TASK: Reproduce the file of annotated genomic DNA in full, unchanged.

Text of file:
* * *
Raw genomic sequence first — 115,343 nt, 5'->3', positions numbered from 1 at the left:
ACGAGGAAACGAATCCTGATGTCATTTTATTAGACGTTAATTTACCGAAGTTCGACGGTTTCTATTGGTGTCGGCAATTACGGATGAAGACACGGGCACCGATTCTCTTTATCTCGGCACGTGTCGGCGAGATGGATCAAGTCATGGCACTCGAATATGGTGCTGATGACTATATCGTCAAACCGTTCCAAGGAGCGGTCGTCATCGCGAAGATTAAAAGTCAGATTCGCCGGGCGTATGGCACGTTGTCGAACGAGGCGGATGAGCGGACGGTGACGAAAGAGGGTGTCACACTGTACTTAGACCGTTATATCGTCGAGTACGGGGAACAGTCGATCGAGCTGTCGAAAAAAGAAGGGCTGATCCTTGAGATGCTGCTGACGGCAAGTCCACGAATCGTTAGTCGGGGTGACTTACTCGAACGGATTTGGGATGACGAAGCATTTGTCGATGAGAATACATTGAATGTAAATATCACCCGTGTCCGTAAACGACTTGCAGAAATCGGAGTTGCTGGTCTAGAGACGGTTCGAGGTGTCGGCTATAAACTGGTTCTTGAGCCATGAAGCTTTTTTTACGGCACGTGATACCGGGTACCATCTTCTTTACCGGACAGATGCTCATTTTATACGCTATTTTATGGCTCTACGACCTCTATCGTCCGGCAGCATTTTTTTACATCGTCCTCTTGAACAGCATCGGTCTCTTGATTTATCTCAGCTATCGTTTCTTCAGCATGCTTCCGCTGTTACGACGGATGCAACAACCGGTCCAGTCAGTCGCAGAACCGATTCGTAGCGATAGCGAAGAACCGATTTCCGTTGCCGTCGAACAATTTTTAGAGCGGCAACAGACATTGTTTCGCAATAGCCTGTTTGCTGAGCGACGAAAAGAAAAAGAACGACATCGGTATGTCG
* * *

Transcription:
Raw genomic sequence first — 115,343 nt, 5'->3', positions numbered from 1 at the left:
ACGAGGAAACGAATCCTGATGTCATTTTATTAGACGTTAATTTACCGAAGTTCGACGGTTTCTATTGGTGTCGGCAATTACGGATGAAGACACGGGCACCGATTCTCTTTATCTCGGCACGTGTCGGCGAGATGGATCAAGTCATGGCACTCGAATATGGTGCTGATGACTATATCGTCAAACCGTTCCAAGGAGCGGTCGTCATCGCGAAGATTAAAAGTCAGATTCGCCGGGCGTATGGCACGTTGTCGAACGAGGCGGATGAGCGGACGGTGACGAAAGAGGGTGTCACACTGTACTTAGACCGTTATATCGTCGAGTACGGGGAACAGTCGATCGAGCTGTCGAAAAAAGAAGGGCTGATCCTTGAGATGCTGCTGACGGCAAGTCCACGAATCGTTAGTCGGGGTGACTTACTCGAACGGATTTGGGATGACGAAGCATTTGTCGATGAGAATACATTGAATGTAAATATCACCCGTGTCCGTAAACGACTTGCAGAAATCGGAGTTGCTGGTCTAGAGACGGTTCGAGGTGTCGGCTATAAACTGGTTCTTGAGCCATGAAGCTTTTTTTACGGCACGTGATACCGGGTACCATCTTCTTTACCGGACAGATGCTCATTTTATACGCTATTTTATGGCTCTACGACCTCTATCGTCCGGCAGCATTTTTTTACATCGTCCTCTTGAACAGCATCGGTCTCTTGATTTATCTCAGCTATCGTTTCTTCAGCATGCTTCCGCTGTTACGACGGATGCAACAACCGGTCCAGTCAGTCGCAGAACCGATTCGTAGCGATAGCGAAGAACCGATTTCCGTTGCCGTCGAACAATTTTTAGAGCGGCAACAGACATTGTTTCGCAATAGCCTGTTTGCTGAGCGACGAAAAGAAAAAGAACGACATCGGTATGTCG